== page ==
The advertisement, set to appear in major U.S. newspapers every day this week, is titled “Putting people first” and focuses on how the search giant’s new changes affect you and your personal information. “Why are they so interested in doing this that they would risk this kind of backlash?” the ad asks. “One logical reason: Every data point they collect and connect to you increases how valuable you are to an advertiser.” (You can take a look at the advertisement Microsoft’s TechNet blog.)
In a blog post announcing the new campaign, Microsoft’s Frank X. Shaw said, “The changes Google announced make it harder, not easier, for people to stay in control of their own information. We take a different approachÂ… And to help remind people of these alternatives, we’re placing a series of ads in some major newspapers this week.”
Some naysayers might look at this new campaign as a mere stunt on Microsoft’s part, but the move has historical, and very effective precedent. Years ago, long before Apple was the most valuable company on the planet, the company waged exactly the same type of war against Microsoft with its “Switch” campaign. That multi-million dollar war of PC propaganda eventually gave rise to the “I’m a Mac” television commercial series that forced consumers to visualize the seemingly cool image of a Mac user versus a supposedly uncool PC user (played by John Hodgman).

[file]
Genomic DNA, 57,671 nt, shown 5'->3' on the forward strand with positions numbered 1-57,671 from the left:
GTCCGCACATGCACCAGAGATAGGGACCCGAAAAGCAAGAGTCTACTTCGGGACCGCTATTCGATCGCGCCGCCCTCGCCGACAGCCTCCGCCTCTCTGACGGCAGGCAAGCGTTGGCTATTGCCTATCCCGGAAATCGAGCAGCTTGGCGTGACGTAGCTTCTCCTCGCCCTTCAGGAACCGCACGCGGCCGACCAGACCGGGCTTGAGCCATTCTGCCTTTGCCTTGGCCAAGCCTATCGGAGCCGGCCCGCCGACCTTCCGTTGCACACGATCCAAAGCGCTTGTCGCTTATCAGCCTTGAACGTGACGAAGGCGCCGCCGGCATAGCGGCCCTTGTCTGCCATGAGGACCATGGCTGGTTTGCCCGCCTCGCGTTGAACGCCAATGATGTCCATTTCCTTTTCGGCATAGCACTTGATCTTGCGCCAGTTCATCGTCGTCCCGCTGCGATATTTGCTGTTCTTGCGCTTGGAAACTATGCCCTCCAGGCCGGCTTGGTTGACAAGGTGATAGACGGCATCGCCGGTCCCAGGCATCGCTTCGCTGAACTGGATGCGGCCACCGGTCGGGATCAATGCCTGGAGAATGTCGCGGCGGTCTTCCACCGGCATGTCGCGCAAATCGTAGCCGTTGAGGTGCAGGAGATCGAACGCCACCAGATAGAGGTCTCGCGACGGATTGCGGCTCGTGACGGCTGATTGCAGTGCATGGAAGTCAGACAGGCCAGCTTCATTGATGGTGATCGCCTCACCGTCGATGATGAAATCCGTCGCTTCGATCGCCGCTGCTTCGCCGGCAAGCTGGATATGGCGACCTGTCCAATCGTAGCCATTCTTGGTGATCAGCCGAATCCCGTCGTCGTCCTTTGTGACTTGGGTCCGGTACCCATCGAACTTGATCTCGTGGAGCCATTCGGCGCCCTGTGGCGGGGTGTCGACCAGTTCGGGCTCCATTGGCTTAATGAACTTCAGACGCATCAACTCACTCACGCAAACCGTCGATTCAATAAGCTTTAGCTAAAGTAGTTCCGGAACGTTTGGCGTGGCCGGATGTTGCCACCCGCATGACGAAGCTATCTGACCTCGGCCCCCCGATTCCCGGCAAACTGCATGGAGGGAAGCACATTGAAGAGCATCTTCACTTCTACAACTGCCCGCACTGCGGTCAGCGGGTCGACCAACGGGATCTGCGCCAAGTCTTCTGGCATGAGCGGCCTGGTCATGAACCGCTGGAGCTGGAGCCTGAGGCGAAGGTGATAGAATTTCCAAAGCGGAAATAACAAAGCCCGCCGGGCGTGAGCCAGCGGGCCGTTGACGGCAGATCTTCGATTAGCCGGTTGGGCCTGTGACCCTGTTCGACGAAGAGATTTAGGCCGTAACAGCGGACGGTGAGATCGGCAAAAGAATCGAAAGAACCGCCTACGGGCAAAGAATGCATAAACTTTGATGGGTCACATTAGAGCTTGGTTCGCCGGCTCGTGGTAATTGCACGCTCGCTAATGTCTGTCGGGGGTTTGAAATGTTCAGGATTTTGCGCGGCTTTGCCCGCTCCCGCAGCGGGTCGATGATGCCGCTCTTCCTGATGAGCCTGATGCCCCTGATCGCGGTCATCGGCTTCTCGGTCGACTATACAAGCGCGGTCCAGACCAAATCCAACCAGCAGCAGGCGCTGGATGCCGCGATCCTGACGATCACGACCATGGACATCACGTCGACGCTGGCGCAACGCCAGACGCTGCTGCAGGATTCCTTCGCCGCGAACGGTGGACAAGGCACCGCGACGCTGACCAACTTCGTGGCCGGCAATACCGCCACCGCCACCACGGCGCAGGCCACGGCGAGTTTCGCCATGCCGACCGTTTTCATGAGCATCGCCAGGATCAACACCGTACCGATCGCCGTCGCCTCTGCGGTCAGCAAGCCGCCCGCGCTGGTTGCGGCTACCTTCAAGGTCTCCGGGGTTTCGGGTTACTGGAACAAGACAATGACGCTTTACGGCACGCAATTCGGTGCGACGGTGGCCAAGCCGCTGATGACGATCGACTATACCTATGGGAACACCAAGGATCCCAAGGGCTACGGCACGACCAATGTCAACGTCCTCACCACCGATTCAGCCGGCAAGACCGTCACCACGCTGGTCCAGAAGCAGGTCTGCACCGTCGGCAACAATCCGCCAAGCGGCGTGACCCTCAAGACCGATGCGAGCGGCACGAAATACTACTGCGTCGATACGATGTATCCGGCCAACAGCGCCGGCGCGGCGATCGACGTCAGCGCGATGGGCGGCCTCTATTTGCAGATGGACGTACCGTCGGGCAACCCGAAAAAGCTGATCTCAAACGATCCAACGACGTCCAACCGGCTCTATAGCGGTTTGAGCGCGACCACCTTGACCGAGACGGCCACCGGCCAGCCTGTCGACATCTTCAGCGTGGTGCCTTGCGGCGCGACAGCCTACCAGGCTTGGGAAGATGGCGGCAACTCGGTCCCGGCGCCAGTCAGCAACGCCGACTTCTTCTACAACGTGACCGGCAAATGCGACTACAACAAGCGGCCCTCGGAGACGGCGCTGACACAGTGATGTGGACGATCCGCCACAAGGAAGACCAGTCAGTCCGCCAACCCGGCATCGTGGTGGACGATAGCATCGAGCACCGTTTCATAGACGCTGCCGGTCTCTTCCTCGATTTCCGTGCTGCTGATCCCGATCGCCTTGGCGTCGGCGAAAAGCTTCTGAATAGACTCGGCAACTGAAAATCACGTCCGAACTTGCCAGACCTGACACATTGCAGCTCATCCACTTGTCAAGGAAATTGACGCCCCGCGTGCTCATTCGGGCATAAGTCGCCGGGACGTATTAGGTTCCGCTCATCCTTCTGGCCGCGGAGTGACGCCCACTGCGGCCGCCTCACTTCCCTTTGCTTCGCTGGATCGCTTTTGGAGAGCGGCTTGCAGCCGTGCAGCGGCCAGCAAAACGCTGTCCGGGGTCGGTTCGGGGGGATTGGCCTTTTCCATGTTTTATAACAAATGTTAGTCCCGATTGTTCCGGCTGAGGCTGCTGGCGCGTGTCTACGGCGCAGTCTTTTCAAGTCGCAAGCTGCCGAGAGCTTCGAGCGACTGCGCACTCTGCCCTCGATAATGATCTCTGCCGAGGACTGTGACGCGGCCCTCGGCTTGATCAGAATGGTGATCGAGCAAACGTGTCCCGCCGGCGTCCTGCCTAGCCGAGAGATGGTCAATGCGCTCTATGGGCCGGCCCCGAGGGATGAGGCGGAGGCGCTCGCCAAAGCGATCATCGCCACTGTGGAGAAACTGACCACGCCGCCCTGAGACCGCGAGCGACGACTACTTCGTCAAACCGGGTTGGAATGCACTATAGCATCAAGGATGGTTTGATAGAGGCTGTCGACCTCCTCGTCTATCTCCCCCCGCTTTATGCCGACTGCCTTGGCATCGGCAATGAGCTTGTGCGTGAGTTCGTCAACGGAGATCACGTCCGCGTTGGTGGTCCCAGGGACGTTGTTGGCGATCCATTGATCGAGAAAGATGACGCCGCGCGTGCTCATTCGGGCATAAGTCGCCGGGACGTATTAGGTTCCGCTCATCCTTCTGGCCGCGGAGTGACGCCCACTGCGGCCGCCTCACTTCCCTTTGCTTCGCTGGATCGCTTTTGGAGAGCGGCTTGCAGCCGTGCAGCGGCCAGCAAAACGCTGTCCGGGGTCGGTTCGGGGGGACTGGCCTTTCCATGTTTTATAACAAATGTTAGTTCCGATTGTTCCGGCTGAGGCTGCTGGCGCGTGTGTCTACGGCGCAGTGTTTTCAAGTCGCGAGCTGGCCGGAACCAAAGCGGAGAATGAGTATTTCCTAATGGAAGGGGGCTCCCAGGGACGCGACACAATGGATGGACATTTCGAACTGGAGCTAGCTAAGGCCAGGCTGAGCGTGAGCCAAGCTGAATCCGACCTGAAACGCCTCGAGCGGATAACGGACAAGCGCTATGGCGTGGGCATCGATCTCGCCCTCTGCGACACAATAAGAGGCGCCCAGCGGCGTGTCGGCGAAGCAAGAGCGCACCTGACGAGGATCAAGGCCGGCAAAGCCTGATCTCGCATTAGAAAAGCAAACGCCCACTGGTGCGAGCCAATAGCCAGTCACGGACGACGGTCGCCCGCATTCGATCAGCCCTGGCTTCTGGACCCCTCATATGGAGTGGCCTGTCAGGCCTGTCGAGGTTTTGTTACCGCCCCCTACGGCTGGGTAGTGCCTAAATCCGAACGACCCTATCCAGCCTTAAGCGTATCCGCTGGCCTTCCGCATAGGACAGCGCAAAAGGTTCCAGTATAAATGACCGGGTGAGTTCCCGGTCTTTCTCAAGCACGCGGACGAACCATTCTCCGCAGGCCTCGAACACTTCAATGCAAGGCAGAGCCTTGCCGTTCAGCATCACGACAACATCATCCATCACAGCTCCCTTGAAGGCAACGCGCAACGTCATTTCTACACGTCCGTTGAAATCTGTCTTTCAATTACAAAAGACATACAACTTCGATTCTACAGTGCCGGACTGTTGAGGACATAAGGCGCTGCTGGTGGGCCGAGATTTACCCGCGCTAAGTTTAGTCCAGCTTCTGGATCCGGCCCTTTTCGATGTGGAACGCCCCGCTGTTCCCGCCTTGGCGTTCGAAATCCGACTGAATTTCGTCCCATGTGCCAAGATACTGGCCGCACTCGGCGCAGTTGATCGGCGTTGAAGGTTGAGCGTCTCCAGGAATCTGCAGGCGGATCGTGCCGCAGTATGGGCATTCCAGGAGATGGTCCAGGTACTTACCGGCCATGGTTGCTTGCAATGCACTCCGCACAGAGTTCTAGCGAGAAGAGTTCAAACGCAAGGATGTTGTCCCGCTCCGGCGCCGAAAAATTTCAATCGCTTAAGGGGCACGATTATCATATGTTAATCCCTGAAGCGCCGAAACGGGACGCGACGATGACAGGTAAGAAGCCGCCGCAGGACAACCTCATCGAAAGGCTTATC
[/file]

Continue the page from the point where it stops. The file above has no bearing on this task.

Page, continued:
Microsoft apparently now wants to be regarded as that trustworthy friend you’ve known for so long versus Google’s supposedly indiscriminate information grinder. The only problem with that calculus is that it wasn’t that long ago that Microsoft was seen in exactly the same light. The antitrust lawsuit against Microsoft that led to a settlement back in 2002 is still relatively fresh in the minds of many technology insiders.
Whether or not users decide to use Bing rather Google, Hotmail rather than Gmail, Word rather than Google Docs, or Explorer rather than Chrome will be another matter entirely. Much of that will hinge on the quality of the various offerings, as well as how many users believe their trust has been breached by a company (Google) that built its entire portfolio of services on the motto “don’t be evil.”
Furthermore, some will rightfully ask: Is Microsoft really treating user data in a more user-privacy-centric manner across all of its products compared to Google?
One year ago today, meanwhile, Google accused Microsoft of copying its search results, which Redmond denied.
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Article source: http://www.pcmag.com/article2/0,2817,2399685,00.asp